Queen Elizabeth misses platinum Jubilee service

queen elizabeth misses platinum jubilee service
queen elizabeth misses platinum jubilee service

Friday is the second day of Queen Elizabeth’s Platinum Jubilee celebrations in the United Kingdom, with the highlight being a thanksgiving ceremony attended by senior royals and lawmakers. However, the 96-year-old monarch herself will be absent owing to ongoing mobility concerns.

The four days of celebrations began on Thursday, when a smiling Queen Elizabeth waved to the audience from the balcony of Buckingham Palace following a military parade and Royal Air Force flyover, and later oversaw the lighting of the Principal Platinum Jubilee Beacon at her Windsor Castle residence.

To commemorate the monarch’s 70 years on the throne, a National Service of Thanksgiving will be held in London’s St. Paul’s Cathedral.

However, the queen, who has recently been forced to postpone a number of engagements due to “episodic movement problems,” will be absent, withdrawing late on Thursday and diminishing the festive atmosphere of the day.

Buckingham Palace said in a statement, “The queen enjoyed today’s Birthday Parade and Flypast but did endure some pain.”

The drive from Windsor Castle, where she spends the majority of her time, to London and the service-related activities were deemed too taxing by officials, and a sorrowful but sensible decision was made.

According to a royal insider, the queen has never made a solid promise to attend the event; rather, she has always hoped to do so.

She will not be the only one to be absent. Prince Andrew, her 62-year-old second son, has tested positive for COVID-19 and will also skip the service, according to a Thursday statement from Buckingham Palace.

This would likely spare the royals some difficulty, given Andrew’s reputation has been damaged since he settled a U.S. lawsuit in February in which he was accused of sexually abusing a minor, charges he denies.

Prince Harry and his wife Meghan, who have made almost no public appearances in Britain since stepping down from royal duties two years ago, are expected to be present.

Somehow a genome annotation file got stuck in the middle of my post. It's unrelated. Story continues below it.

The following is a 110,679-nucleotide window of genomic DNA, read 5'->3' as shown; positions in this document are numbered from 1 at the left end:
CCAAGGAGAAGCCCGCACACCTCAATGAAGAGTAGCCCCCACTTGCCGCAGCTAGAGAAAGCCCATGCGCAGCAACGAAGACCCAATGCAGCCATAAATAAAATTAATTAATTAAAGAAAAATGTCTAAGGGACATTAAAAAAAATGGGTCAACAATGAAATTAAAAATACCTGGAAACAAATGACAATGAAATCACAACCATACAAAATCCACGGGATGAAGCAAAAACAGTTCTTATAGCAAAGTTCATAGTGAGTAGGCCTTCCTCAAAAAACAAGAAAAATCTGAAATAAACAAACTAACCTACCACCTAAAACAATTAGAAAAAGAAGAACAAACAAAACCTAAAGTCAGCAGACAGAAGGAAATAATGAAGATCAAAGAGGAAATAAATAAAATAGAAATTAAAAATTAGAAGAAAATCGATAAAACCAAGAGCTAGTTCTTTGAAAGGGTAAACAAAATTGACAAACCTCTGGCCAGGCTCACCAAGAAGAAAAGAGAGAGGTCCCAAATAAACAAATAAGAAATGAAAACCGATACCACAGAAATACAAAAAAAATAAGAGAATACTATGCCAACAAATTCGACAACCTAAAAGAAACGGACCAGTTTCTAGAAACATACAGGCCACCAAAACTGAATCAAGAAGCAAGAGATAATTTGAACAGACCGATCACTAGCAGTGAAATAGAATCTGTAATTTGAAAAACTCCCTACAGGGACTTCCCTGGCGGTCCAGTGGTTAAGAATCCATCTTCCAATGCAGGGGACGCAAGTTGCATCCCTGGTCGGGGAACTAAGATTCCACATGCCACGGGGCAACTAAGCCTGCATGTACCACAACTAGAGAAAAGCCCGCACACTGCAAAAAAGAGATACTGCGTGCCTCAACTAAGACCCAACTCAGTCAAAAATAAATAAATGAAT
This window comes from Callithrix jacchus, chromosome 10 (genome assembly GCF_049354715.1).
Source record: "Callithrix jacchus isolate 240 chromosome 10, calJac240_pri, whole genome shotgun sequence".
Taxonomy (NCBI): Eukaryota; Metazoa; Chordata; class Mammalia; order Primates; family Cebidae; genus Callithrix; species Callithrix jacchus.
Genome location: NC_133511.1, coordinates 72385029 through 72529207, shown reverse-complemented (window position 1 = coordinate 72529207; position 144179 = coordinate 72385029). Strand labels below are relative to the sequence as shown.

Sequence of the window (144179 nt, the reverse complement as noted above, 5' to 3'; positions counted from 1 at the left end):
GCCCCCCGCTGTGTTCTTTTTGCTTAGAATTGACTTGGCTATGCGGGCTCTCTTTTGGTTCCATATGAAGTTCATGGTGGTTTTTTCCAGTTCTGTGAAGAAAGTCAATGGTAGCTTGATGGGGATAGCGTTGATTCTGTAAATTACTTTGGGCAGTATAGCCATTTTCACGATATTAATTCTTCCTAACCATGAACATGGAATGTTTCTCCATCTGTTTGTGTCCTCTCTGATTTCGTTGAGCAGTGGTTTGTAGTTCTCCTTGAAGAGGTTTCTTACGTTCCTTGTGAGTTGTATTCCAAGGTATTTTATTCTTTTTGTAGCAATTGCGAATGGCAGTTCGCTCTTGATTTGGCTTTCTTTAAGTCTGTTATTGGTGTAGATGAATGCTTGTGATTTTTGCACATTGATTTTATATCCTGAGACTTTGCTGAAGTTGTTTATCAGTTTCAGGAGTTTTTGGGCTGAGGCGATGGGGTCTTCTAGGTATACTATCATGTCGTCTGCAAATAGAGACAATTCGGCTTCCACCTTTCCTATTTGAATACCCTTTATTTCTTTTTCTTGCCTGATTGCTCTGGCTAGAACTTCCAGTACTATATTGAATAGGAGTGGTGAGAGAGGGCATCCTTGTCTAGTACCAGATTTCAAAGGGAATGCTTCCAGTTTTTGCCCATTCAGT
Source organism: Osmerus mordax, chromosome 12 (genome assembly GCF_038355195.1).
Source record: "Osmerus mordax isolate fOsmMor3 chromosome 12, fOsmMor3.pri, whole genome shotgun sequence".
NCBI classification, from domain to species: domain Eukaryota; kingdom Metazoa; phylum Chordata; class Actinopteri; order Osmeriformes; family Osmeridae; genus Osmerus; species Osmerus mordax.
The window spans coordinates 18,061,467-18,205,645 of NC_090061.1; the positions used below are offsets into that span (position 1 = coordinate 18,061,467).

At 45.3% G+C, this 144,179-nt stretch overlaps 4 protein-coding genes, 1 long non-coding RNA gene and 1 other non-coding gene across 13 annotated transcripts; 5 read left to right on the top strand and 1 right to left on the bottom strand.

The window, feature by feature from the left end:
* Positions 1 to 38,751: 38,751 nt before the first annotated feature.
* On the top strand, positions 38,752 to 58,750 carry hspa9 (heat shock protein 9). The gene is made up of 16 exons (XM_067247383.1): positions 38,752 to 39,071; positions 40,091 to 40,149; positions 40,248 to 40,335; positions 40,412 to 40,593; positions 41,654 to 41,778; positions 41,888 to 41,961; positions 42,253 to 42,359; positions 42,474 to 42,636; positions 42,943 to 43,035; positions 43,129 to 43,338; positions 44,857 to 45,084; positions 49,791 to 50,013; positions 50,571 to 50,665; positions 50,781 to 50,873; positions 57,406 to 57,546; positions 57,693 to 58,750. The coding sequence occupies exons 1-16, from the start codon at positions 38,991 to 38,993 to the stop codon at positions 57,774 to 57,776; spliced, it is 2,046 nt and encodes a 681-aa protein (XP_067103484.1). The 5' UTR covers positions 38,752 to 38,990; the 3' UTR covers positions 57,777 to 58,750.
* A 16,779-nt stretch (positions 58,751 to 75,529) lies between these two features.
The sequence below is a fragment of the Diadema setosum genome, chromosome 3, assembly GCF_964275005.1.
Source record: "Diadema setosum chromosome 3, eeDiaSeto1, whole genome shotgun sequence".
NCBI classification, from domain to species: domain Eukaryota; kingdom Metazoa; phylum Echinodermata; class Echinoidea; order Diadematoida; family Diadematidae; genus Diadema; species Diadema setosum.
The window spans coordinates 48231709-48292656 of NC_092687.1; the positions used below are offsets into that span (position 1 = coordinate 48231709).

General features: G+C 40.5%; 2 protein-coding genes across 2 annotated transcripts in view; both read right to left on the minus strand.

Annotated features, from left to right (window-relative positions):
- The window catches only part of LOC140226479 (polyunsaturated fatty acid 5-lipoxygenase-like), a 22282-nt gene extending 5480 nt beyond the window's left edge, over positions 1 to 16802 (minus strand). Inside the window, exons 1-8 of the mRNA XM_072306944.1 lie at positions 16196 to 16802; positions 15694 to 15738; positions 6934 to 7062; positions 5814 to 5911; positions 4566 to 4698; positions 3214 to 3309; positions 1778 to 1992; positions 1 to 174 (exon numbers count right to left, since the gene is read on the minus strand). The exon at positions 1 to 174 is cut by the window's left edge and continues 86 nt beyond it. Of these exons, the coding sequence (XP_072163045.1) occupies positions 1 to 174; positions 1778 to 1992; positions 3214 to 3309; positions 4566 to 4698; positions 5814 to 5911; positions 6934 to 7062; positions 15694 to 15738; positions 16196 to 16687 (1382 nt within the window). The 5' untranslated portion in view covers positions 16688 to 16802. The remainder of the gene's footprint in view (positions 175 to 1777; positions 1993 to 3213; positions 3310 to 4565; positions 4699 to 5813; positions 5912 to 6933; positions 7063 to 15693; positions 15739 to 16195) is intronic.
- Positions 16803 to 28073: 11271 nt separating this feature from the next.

The pair relocated to the United States in order to pursue a more independent life, and they have since launched a series of scathing accusations against Buckingham Palace and the royal family.

To express appreciation for Elizabeth’s rule, the service will include Bible readings, prayers, and hymns. There will be political figures from Britain and throughout the world present, and Prime Minister Boris Johnson will deliver a reading.

David Ison, the Dean of St. Paul’s, will say, “Today, we gather in this cathedral church to offer God our thanks and praise for the reign of Her Majesty the Queen and, in particular, for her seventy years of diligent and devoted service.”

The cathedral’s ‘Great Paul’ bell, which dates back to 1882 and is the country’s largest, will also be rung for the first time during a royal event since it was refurbished last year following a mechanical failure in the 1970s.

The Lord Mayor of the City of London will hold a reception following the service at the Guildhall.

Thursday marked not just the beginning of the Jubilee, but also the 69th anniversary of Elizabeth’s coronation, which occurred in February 1952 following the death of her father, King George VI.

She is the third-longest reigning ruler of a sovereign state in history. According to public opinion polls, she continues to have immense support and esteem among the British populace.

Sandra Wallace, a 74-year-old retired educator and one of the tens of thousands who thronged central London on Thursday, stated, “She has always been a very special person in our life.”

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